Accuracy

Accuracy is calculated using the following formula:

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This model has an 80% accuracy. However, as we noted earlier, the model has only predicted one class, and has not even made one accurate positive prediction.

Although its accuracy is high, the model has performed poorly. Accuracy can be a misleading metric in this case, since it can leave data scientists with the assumption that their model is good even when that is not the case.

Let’s now look at a few other metrics that can help us overcome the drawbacks of accuracy.

Precision and Recall

Precision and recall are two metrics used to assess the quality of positive predictions made by the model.

Now, let’s look further into precision and recall and how to calculate them:

1. Precision

Precision is a measure that can tell us: out of all the positive predictions, how many students actually passed?

It is calculated using the following formula:

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In this case, the classifier’s precision is 0/0 = 0.

2. Recall

A model’s recall can tell us: out of everyone who passed, how many of them were correctly identified?

The formula to calculate recall is:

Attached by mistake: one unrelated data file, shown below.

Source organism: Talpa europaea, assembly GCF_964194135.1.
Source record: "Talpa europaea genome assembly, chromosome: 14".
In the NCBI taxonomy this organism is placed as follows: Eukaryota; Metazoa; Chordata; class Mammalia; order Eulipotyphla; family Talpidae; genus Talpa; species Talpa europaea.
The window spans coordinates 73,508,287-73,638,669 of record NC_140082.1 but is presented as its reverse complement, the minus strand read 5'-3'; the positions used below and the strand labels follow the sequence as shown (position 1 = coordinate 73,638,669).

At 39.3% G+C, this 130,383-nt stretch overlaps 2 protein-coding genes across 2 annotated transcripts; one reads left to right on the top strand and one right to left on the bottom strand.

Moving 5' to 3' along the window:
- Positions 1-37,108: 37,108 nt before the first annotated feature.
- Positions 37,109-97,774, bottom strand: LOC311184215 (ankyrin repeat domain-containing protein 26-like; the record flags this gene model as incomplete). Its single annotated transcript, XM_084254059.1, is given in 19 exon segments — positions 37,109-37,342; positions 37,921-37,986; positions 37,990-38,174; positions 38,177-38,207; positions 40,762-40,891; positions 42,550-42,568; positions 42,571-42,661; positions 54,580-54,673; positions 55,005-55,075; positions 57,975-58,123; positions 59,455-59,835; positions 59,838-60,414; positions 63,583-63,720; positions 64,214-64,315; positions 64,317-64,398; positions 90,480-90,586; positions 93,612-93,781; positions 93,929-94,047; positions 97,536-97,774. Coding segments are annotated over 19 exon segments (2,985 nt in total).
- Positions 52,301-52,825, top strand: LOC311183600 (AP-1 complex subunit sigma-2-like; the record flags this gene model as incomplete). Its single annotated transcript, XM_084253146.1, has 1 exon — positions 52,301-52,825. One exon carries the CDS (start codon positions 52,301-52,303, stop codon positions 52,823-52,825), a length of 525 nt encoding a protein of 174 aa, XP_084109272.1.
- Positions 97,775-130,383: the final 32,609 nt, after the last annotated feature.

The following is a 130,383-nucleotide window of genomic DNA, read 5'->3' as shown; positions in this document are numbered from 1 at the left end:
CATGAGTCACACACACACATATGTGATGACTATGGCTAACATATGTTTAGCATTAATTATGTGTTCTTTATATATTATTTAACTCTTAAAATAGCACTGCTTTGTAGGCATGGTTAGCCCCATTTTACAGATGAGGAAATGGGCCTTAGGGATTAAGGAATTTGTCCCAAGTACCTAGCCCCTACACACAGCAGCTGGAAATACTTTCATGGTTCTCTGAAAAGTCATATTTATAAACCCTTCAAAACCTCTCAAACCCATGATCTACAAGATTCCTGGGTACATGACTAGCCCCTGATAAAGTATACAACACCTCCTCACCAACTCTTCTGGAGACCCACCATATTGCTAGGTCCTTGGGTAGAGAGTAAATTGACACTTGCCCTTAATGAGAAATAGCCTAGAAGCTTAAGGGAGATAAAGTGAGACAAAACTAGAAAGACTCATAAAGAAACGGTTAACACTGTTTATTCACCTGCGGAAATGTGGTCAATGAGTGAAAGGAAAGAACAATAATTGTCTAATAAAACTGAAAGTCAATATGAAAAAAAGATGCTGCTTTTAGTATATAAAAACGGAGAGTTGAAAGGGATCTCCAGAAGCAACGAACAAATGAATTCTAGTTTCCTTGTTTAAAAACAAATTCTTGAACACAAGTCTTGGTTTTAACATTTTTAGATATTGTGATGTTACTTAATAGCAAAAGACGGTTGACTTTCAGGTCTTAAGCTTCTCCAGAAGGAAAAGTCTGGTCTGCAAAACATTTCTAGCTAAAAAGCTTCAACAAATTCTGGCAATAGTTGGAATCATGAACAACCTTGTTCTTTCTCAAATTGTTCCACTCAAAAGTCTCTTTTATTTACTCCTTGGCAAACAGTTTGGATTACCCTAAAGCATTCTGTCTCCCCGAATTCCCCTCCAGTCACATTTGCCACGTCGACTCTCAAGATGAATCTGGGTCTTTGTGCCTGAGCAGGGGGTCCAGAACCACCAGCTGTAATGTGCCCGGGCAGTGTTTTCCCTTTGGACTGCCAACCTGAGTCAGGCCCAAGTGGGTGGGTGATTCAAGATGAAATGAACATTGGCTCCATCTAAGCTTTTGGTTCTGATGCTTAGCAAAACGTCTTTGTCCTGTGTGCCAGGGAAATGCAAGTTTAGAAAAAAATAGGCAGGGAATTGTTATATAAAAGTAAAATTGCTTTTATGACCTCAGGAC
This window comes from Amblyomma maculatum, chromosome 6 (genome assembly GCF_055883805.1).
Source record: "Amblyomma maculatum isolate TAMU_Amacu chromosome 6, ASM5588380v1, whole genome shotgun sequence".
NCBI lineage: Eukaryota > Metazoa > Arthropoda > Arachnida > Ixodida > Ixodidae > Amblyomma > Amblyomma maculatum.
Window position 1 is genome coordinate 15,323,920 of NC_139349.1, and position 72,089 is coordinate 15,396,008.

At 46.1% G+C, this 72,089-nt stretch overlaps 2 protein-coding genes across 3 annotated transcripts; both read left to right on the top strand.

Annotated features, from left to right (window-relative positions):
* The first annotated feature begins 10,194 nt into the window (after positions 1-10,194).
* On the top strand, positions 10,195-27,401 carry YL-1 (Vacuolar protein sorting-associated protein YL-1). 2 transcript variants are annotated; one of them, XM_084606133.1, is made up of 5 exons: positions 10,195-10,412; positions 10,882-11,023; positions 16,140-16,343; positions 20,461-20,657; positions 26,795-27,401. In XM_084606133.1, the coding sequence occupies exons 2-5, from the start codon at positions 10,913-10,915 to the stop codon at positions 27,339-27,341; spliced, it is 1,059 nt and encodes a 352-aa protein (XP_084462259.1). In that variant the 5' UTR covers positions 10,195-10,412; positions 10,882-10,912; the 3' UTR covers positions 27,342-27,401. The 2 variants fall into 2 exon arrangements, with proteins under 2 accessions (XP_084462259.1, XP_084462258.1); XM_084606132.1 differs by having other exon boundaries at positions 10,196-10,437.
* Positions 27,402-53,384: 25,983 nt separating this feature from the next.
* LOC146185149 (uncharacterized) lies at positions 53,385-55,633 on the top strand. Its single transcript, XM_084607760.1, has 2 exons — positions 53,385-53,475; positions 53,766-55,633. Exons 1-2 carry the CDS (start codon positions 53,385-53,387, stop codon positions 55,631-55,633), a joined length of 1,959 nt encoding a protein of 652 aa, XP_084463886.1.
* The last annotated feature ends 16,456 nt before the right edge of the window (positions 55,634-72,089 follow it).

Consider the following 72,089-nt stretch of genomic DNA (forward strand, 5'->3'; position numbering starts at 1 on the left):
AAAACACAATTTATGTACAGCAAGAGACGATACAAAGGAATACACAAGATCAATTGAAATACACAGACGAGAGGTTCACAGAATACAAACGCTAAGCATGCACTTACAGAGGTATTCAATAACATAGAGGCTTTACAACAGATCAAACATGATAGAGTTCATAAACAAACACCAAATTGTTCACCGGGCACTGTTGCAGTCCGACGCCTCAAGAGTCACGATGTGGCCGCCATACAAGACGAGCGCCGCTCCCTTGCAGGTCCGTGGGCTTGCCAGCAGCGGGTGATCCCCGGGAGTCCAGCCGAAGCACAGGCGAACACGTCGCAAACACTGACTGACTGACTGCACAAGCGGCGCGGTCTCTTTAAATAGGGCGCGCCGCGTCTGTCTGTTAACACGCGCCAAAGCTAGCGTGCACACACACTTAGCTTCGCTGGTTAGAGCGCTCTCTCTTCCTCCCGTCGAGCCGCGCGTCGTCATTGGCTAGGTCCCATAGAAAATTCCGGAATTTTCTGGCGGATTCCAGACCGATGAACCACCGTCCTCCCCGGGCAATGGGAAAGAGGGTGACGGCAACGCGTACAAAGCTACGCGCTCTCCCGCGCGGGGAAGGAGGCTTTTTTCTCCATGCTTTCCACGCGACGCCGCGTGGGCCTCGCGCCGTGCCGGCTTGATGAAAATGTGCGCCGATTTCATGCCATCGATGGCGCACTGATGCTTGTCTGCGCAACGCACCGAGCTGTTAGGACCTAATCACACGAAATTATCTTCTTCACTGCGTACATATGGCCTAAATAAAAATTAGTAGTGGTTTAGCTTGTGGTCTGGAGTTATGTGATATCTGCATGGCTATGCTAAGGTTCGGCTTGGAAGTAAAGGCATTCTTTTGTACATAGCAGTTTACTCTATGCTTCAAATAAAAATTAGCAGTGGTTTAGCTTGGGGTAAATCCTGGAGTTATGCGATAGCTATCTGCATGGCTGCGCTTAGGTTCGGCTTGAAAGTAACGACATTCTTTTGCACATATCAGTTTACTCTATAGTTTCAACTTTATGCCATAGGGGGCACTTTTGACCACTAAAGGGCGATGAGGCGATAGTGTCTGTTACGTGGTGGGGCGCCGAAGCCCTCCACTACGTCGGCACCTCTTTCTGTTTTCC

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In this case, the classifier’s recall is 0/2 = 0.

F1-Score

The F1-score combines the precision and recall value and gives us a single outcome.

In simple words, this metric tells us how well a model is performing by taking the average of its precision and recall.

The formula to calculate the F1-score is:

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In this case, the classifier’s F1 score is 2 X 0= 0.

Summary

To summarize, this model’s accuracy is high but its precision, recall and F1-score are 0 because it did not make any positive predictions.

The main takeaway from this section is that while accuracy is often used to evaluate the performance of logistic regression models, it is important to calculate other measures as well to ensure that your model really is performing well.

I did not dive too deep into any of these metrics since the focus of this article is on logistic regression. If you want a deeper understanding of how precision and recall work, along with how to answer interview questions about them, read my tutorial on the topic.

How to Perform Logistic Regression in Python?

You can run the following lines of code to build a logistic regression model using Scikit-Learn:

from sklearn.linear_model import LogisticRegression
lr = LogisticRegression()
lr.fit(X_train,y_train) # train the model
preds = lr.predict(X_test) # make predictions